“In the doctrine of the Trinity we feel the heartbeat of God’s entire revelation for the redemption of humanity. Though foreshadowed in the Old Testament, it only comes to light fully in Christ.
Religion can be satisfied with nothing less than God himself. Now in Christ God Himself comes out to us, and in the Holy Spirit He communicates Himself to us.
The work of re-creation is trinitarian through and through. From God, through God, and in God are all things.
Re-creation is one divine work from beginning to end, yet it can be described in terms of three agents: it is fully accomplished by the love of the Father, the grace of the Son, and the communion of the Holy Spirit.
A Christian’s faith life, accordingly, points back to three generative principles. ‘We know all these things,’ says article 9 of the Belgic Confession, ‘from the testimonies of holy Scripture, as well as from the operations of the persons, especially from those we feel within ourselves.’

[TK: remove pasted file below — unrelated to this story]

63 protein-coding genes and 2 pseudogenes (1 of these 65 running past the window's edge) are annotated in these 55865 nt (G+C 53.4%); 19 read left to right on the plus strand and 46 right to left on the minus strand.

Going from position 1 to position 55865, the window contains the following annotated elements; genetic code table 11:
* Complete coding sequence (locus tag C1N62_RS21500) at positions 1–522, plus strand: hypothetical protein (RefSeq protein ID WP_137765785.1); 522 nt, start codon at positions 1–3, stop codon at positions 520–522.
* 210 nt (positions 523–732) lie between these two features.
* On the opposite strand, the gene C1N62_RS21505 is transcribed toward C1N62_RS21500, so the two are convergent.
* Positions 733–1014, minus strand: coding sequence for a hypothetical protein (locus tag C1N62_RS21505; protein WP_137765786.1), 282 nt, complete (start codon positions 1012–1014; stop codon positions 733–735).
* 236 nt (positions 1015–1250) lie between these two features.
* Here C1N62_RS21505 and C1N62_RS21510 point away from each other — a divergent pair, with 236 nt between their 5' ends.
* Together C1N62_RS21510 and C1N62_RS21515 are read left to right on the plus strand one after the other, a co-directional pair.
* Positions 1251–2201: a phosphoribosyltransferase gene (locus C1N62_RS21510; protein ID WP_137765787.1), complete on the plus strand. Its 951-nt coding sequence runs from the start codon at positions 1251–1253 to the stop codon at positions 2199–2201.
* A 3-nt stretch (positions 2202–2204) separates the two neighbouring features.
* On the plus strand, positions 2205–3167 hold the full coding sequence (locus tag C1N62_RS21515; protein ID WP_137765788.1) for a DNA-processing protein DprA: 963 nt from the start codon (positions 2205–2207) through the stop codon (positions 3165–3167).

We know ourselves to be children of the Father, redeemed by the Son, and in communion with both through the Holy Spirit. Every blessing, both spiritual and material, comes to us from the triune God.
In that name we are baptized; that name sums up our confession; that name is the source of all the blessings that come down to us; to that name we will forever bring thanksgiving and honor; in that name we find rest for our souls and peace for our conscience.
Christians have a God above them, before them, and within them. Our salvation, both in this life and in the life to come, is bound up with the doctrine of the Trinity.”
–Herman Bavinck, Reformed Dogmatics: Holy Spirit, Church, and New Creation, Vol. 4, Ed. John Bolt, and Trans. John Vriend, (Grand Rapids, MI: Baker Academic, 2008), 4: 333–334.